This has been and continues to be a year of uncertainty. Here in the United Kingdom life has taken some strange turns, many of them serious, worrying and stressful for ordinary people. In July my other half and I decided that after three years we could wait no longer, and booked a short break to France in the middle of September. Little did we know that we would be travelling on the day of the late Queen’s funeral: a Monday which suddenly became a Bank Holiday. Fortunately our ferry sailed into the Channel on an overnight crossing which was the calmest I’ve ever known. Including the night on the ferry, we were only away for four nights, returning on the Friday evening, but the amount of paperwork needed to enter France was laughable – and serious. I travelled with a wadge of documents for ourselves, the car, the insurances, the ferry and the hotel, fearful of being searched on the way out by Customs officers at the border (the car in front of us was fully searched) as well as on the return, with our pitiful bottles of wine, brandy and groceries.

I expect you are wondering whether it was worth all the hassle for such a short stay, and we pondered on this ourselves. I think it was, but it’s off-putting. We’d also had a week of silly ‘disasters’ prior to leaving, including two fraudulent transactions on our bank account, the final straw being the third time our rear number-plate fell off in the drive and needed to be secured with screws to take away the worry!

One of the best days, once we had settled in and done some shopping, was spent at a series of beaches along the northern French coast called Les Amiets. These are hard to find, and even the staff at the hotel were pushed to remember how to get there, one very kind lady called Caroline eventually writing down some key placenames on a map. My photos will show you what a treat the wide sandy beaches turned out to be, the unusual white sand interspersed at intervals with huge rocks and sprinkled with glistening shells.

I should also show you some glimpses of the town of Roscoff where we stayed including the wonderful view of the sunrise from our hotel bedroom window:



The gargoyle is one of several carved into the front of an old house further along the street from our hotel - which incidentally is situated close to the beautiful church shown in the other photo.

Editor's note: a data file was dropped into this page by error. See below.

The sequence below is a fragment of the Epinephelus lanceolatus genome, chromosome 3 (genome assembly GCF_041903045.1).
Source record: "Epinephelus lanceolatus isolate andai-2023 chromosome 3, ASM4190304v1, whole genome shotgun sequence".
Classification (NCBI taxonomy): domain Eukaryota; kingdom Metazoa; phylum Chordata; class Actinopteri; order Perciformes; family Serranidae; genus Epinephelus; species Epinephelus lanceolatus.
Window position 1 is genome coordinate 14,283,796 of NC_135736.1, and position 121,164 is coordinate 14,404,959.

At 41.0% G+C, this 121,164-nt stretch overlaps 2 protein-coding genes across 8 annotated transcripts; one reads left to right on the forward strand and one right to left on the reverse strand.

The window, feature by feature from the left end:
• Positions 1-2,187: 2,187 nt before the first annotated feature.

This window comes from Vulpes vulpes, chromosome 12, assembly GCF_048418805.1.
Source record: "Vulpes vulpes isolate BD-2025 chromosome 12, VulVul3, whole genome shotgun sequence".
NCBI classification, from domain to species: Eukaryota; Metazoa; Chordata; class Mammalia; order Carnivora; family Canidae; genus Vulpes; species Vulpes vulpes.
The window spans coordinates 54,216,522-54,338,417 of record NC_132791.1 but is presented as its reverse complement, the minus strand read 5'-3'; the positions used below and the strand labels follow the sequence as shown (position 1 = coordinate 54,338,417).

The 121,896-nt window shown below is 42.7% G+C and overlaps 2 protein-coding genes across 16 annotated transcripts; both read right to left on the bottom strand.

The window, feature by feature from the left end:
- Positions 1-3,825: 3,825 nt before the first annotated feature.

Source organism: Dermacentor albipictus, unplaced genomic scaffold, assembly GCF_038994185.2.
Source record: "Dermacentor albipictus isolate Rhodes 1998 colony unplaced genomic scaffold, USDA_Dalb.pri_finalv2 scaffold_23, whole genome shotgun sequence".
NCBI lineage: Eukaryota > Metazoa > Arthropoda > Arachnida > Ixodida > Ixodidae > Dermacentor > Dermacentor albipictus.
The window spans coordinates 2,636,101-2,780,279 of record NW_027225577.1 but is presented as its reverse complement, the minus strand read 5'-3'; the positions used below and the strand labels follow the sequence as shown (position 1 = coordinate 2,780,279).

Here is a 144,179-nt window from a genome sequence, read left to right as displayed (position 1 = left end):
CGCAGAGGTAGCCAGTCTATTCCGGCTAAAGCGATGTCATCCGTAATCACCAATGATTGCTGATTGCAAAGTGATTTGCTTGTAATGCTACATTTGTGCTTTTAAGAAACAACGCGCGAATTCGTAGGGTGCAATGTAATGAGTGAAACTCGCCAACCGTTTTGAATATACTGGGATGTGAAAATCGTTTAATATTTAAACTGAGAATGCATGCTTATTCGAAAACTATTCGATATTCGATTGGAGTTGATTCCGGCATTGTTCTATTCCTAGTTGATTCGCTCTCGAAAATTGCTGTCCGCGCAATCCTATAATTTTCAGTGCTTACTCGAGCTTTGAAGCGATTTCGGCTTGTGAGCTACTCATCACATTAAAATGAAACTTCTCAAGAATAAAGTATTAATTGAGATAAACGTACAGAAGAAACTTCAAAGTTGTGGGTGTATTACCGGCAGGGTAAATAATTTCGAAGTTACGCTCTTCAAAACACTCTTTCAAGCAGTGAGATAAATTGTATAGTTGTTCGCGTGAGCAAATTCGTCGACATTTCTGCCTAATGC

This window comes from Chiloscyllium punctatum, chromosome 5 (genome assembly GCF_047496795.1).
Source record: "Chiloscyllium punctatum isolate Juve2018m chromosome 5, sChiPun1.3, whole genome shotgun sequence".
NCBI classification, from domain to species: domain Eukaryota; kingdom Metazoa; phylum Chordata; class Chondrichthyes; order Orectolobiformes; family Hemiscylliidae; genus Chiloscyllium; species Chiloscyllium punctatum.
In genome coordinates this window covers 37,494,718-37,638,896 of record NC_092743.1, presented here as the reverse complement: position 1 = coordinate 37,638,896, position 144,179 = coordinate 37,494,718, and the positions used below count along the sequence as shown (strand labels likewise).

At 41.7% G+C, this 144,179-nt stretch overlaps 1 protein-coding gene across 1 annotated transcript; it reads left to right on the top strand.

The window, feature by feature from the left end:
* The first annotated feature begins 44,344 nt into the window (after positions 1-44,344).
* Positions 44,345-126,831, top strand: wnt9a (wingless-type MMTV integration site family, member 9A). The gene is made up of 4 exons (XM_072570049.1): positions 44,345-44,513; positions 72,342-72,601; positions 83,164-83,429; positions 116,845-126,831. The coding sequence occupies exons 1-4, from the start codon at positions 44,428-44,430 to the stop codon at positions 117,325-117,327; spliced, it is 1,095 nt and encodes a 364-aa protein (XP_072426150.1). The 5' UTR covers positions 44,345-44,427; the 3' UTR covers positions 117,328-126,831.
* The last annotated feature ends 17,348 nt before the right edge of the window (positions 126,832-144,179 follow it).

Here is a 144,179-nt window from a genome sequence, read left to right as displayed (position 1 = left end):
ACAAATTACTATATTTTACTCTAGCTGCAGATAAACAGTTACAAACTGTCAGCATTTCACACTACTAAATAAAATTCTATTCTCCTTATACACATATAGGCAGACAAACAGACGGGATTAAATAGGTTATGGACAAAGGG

We arrived home late at night, having benefitted from another smooth crossing, and adapted to driving on the left hand side of the road again - at night!

We had missed a lot of politics while we were away, including a mini-budget from a new Chancellor and a lot of restlessness and argument amongst the Press, the broadcasters and the government. It's always good to 'escape' for a while!

Back in the garden, we are well into Autumn now, but this odd year of weather seems to have stimulated some of the plants which are still flowering strongly. Indeed, some of the Dahlias have only just begun to open their flowers and one which I had almost given up on will bloom any day. 



We've also had record numbers of tomatoes, and last weekend I spent many hours in the kitchen making (a first for me) home-made tomato ketchup. It's not a simple task, but my goodness it tastes delicious!


I read a couple of very disappointing books earlier in September, and then took on holiday one which I'd saved up for then: Robert Galbraith's new 'Strike' novel 'The Ink Black Heart'. This is a very long book, and it's certainly not one that everyone will enjoy - but I'm glued to it and whilst there is a lot of pretty awful language (necessary, some might say, for the plot) I have to say I'm thoroughly enjoying it. Would I recommend it? Not to everyone, but if you like this series you will love this latest one.